Now we get to narrow down on things... mostly we photograph people, things and places. Lets talk about photographing things.
I want to focus on how we can get nicer looking photos without fancy equipment.
Wine bottle/glass/shiny objects - the hardest objects to photograph (this is where a pro photographer is worth their weight in gold:))
Angle - parallel. If you shoot from an angle, the object/bottle will look skewed. Bigger closer to the lens, and smaller further away from the lens. You could end up with a schooner-shaped looking bottle instead of the even cylinder that is typical of a wine bottle.
Light modifiers - black/white card, white box
Black card is nice for red wine bottles - adds depth and stops reflections on front of bottle
The White card will make things shine by bouncing light off shiny surfaces - i.e., trim on labels, etc. It will also give three-dimensional qualities by adding tone.
Light rims on the side of the bottle give shape and three-dimensional look. Do this by adding a white card to reflect light into both sides.
Try lighting from behind to open up shadows and light liquid in bottle or show glass texture.
White wine - shoot through white reflector boards (of any sort), angle them at 45 degrees to the object - minimises reflections.
Drape the entire area in front of the bottle/object with black fabric to minimise reflections. Or at least, a large black card with a whole to shoot through. Use the white card/white scrim to reflect/add light to the sides of the bottle.
Removing the back label on wine bottles - this will give a cleaner look to the bottle.
Using a white box to photograph in will virtually eliminate all reflections. Perfect.
If you don't have enough natural light, use diffused artificial light with a white and black card to direct it where you want it to go.
An example of a wine bottle photo hack:
Place a bottle of white wine on a white-clothed tabled near a window which has a fair amount of light filtering through. Get as much white in front of the bottle as possible, as it will be reflected in the surface.
Check the background is ok.
Hold up the cloth on each side of the bottle including arching it over the top. Try and bring the edges as close as possible in front of the bottle.
Squeeze your camera between the cloth and take a photo.
Following are some examples of the difference a reflector can make. They aren't pretty photos that I'd use for anything but showing you exactly what a reflector does.
Angle - parallel for bottles and keeping perspective. Flat lays are good for objects that don't have much height or are more interesting seen from above. If it's important to keep lines straight (ie, books or square objects, make sure you are parallel from above.
Photograph the object in multiple ways, from different angles and viewpoints.
- Product alone
- Product together
Pay extra attention to details - straight lines, marks, dents will be emphasised.
Light can be directional and atmsopheric with shadows or light and bright with flat, soft lighting.
Think about what props can be added to help tell the story.
Angle - from above, side on, 2/3 view looking down. Get the shot you think you want, then photograph it from different angles.
Use white card/napkin/tablecloth to bounce light back into the food
Choose a location next to a window or door. Or outdoors in open shade (under trees, umbrella, verandah). Soft, even light is what you are looking for.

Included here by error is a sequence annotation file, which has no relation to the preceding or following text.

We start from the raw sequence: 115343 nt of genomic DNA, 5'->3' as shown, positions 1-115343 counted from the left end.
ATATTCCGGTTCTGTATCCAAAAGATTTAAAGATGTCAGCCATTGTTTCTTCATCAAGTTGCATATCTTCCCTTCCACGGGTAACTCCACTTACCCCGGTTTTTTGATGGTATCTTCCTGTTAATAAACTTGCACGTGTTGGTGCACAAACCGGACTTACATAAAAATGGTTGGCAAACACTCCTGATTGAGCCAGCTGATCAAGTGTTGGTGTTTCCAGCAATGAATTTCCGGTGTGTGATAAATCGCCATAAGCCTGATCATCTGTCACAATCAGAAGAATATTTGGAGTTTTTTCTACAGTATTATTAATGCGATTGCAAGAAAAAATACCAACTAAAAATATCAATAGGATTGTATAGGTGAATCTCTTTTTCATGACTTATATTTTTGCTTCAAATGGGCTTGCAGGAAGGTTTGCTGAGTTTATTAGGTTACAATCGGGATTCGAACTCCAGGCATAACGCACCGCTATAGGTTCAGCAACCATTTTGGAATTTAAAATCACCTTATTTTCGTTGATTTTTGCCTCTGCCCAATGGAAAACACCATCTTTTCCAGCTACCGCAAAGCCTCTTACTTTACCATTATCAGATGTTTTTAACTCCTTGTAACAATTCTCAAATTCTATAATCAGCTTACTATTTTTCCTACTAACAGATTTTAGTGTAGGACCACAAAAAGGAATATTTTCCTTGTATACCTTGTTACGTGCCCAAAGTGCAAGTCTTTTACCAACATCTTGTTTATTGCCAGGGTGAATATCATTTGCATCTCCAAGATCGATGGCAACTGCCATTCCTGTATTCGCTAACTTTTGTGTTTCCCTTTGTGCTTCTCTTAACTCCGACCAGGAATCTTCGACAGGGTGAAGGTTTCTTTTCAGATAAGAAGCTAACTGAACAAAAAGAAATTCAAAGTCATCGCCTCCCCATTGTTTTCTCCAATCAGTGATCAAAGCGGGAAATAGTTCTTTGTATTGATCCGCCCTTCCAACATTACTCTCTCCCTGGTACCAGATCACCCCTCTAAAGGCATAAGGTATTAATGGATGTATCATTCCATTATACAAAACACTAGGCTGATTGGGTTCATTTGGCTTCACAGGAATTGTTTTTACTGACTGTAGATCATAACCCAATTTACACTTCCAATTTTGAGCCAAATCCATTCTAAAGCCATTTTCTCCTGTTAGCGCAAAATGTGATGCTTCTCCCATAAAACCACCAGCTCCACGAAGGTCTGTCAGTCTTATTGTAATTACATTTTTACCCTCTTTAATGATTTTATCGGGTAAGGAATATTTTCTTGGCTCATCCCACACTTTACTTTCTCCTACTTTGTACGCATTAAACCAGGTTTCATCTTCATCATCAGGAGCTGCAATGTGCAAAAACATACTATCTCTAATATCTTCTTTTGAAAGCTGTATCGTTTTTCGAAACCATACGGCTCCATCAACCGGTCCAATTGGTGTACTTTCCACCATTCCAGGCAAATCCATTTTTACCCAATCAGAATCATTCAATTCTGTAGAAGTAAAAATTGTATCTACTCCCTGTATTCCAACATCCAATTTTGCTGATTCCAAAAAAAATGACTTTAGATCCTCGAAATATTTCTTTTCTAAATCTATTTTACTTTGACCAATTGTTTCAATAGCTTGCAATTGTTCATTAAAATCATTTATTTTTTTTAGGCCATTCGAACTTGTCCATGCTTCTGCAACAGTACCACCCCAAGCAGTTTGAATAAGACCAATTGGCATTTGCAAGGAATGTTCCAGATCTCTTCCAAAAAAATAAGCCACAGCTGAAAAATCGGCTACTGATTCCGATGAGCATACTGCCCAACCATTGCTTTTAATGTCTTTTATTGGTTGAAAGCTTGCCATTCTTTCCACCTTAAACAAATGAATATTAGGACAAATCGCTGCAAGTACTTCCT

Back light or side light is best. A reflector to add light to the shadows is added to the opposite side of the light source.
Avoid direct flash.
Look at your background and get rid of distractions or overpowering sized bits.
Make sure plates and cutlery are clean. Wipe up crumbs and excess juice (unless you are going for the half eaten look).
Take a pic quickly. Food starts to 'melt' quick and won't look fresh. A chef who has been involved with photography shoots before will only par cook the food - helping to maintain colour and plumpness. Consider red meat - does it look better brown and well done, or with slight pinkness and juice?
Also, if it's someone else's food, they will want to eat it when it's hot. And the fun quickly wears off if you take too long at every meal service.
Props could include
multiple plates/bowls/cutlery stacked
half ate/serving/used cutlery/crumpled napkin lifestyle look
Simple Light Hacks for anything
White napkins/paper/cardboard/wood/wall/sheet - use as a reflector
Filtered light - soft light falling through a window, white sheet/lace/netting in front of a light/speed light
Car windscreen shield for a silver reflector
If at a table, lift up the sides of the tablecloth and use as a reflector in front of your food.
Blur out the background with an aperture of up to f5.6 (f2.8 is my fave) and keeping as close as possible to the subject. Make sure you focus (tap on the screen of an iPhone) where the main point of interest is.
Consider the colours and food on the dish. If it's a busy dish, keep the background simple. If it's a dark dish, perhaps break it up with white crockery and a splash of green. White cloth, black (but be careful, it can quickly turn the photo dark and sinister), hessian, cloth, rustic wood.
Metal sheet or gloss card useful for reflecting product beneath.
Tips for photographing liquids
Glasses of liquid will ‘come alive’ with back or side lighting.
Make it freshly poured, especially for bubbles.
Make sure beer has a head.
Be extra vigilant with unwanted marks on glasses and crockery.
Spray bottle with water and gelatin will help give nice 'icy cold' water droplets on the outside of the bottle or glass.
Photograph something with and without reflectors and upload to Facebook.
- try different lighting set ups and different backgrounds to test out how it changes the feel of your images.